In fact, a search of British press archives reveals that - before 1974 - glam/glam rock terminology was used in reviews and articles by certain journalists, and that a single relevantly-titled book was published. Here are some pertinent quotations from 1972-1973:

September 2nd 1972 | The Guardian

Lucky Glam Rock

MARTIN WALKER on the rock revival and superstar David Bowie.. who opens Manchester's new rock arena tonight...

..But Glam Rock is fusing these disparate groups back together, Jagger, diabolic superstar, had always pointed this way. But other followed the path on - and perhaps back - to Glamour, to Showbiz. Elvis himself appeared this year in Las Vegas, white jump suits on skin-fitting black leather... 

January 22nd 1973 | Daily Mirror | Deborah Thomas

KING OF ROCK AND ROUGE

..The Glam Rock idol has an image as camp as a row of tents on stage but he's just plain Mr. David Jones back home in Beckenham, Kent, where he lives with his wife, Angela, and their baby son, Zowie.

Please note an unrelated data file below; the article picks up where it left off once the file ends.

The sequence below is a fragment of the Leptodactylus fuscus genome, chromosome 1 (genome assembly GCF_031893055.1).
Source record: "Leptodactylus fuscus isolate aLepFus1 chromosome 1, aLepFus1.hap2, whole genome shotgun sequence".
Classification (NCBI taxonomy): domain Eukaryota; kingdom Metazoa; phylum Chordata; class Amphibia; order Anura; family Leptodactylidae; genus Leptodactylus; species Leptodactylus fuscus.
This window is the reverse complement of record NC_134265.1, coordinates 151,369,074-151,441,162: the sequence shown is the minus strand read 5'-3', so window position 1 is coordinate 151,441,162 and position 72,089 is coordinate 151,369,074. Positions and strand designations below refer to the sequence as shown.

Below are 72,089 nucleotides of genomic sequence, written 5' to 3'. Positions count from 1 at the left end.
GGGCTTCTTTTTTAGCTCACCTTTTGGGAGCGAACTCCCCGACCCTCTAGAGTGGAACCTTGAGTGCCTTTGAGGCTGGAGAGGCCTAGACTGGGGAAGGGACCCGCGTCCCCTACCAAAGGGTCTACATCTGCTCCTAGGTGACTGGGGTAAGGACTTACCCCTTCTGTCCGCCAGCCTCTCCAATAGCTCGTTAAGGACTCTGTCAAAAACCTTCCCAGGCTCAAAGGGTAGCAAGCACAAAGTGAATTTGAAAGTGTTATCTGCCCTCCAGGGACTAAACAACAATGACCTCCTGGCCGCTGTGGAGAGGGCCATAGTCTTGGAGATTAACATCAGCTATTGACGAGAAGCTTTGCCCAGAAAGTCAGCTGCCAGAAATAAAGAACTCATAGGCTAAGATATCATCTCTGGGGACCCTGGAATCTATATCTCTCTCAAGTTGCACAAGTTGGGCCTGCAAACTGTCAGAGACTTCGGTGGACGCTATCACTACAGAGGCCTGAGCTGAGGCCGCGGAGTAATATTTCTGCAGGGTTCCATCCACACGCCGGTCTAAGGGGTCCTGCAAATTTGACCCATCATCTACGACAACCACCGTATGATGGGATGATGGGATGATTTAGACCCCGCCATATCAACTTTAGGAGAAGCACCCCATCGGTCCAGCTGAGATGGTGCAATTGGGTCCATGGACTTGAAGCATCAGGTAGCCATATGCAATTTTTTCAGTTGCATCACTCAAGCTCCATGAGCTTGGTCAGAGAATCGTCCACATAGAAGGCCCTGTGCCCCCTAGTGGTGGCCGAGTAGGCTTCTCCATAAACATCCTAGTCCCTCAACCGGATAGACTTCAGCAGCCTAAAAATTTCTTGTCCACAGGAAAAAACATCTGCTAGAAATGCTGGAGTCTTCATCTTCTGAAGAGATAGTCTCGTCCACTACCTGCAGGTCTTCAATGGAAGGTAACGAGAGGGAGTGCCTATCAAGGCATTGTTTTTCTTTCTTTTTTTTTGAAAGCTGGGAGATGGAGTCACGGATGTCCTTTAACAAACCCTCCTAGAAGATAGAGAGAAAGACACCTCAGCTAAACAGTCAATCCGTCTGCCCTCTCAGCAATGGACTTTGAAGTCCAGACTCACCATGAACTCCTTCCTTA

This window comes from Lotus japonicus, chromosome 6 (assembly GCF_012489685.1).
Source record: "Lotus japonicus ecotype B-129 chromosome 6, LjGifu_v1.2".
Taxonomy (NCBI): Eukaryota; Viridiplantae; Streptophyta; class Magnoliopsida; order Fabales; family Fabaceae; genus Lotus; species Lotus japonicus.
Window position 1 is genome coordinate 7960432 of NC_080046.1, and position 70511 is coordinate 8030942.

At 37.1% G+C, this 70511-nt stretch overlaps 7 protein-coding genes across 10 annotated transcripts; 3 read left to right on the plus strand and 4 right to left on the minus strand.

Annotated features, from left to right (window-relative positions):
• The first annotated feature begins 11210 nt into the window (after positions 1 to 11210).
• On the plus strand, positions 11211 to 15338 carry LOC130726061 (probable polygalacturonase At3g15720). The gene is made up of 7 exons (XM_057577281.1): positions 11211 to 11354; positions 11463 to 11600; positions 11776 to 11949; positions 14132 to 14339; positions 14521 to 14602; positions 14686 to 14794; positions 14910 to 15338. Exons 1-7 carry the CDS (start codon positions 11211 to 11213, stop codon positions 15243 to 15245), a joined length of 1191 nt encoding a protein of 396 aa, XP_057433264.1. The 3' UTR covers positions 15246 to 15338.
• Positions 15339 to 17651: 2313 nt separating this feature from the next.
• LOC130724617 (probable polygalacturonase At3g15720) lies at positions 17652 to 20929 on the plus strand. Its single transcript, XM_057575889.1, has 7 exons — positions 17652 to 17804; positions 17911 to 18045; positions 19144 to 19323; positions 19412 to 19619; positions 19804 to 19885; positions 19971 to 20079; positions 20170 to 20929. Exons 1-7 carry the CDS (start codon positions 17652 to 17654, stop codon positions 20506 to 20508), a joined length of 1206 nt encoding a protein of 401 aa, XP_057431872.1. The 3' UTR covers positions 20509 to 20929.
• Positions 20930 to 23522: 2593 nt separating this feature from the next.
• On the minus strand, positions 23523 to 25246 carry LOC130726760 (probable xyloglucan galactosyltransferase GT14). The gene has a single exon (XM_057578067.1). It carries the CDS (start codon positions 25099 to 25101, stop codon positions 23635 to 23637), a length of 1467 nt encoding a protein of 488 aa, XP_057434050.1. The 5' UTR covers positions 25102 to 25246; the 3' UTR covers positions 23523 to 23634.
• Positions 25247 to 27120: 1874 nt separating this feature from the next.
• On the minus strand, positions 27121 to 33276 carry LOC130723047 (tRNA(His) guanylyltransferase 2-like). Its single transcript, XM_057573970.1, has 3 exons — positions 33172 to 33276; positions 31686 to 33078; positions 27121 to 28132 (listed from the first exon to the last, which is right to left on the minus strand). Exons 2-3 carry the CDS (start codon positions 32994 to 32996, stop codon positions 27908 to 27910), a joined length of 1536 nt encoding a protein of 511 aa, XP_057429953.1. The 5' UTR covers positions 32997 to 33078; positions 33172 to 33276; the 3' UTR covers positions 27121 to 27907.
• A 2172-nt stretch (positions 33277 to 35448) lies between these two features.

Storm

The rock and rouge artist shook the pop world last year with his million-selling space album "Ziggy Stardust and the Spider From Mars"...  

June 5th 1973 | Daily Express | Judith Simons

AMERICAN singer-composer Lou Reed, "father" of what is politely called Glam Rock, or, in the case of exponents like Alice Cooper, "kinky" rock has his first British success...

October 5th 1973 | Daily Express | Judith Simons

WAYNE COUNTY is the sort of name you remember. Much as you may very shortly prefer to forget it.

He is the American singer who has taken the "glam-rock" to its ultimate with a horrifying act on stage parodying a plain woman doing her best to look attractive...

[There are further references to Mick Jagger, Alice Cooper, Bowie, before the article returns to Wayne County]

...Finally, the man who stands 6ft. 2in in his high heels will be the death of "glam-rock". Nobody could take the fashion further.

Why boys will be girls...

But after play-it-for-laughs Wayne, this crazy pop cult can't drag on much longer.